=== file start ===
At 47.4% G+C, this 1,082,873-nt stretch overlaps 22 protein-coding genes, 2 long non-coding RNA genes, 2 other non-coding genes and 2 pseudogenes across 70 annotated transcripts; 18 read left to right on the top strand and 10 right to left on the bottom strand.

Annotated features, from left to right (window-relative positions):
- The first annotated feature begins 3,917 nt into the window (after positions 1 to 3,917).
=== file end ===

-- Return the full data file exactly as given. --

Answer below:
At 47.4% G+C, this 1,082,873-nt stretch overlaps 22 protein-coding genes, 2 long non-coding RNA genes, 2 other non-coding genes and 2 pseudogenes across 70 annotated transcripts; 18 read left to right on the top strand and 10 right to left on the bottom strand.

Annotated features, from left to right (window-relative positions):
- The first annotated feature begins 3,917 nt into the window (after positions 1 to 3,917).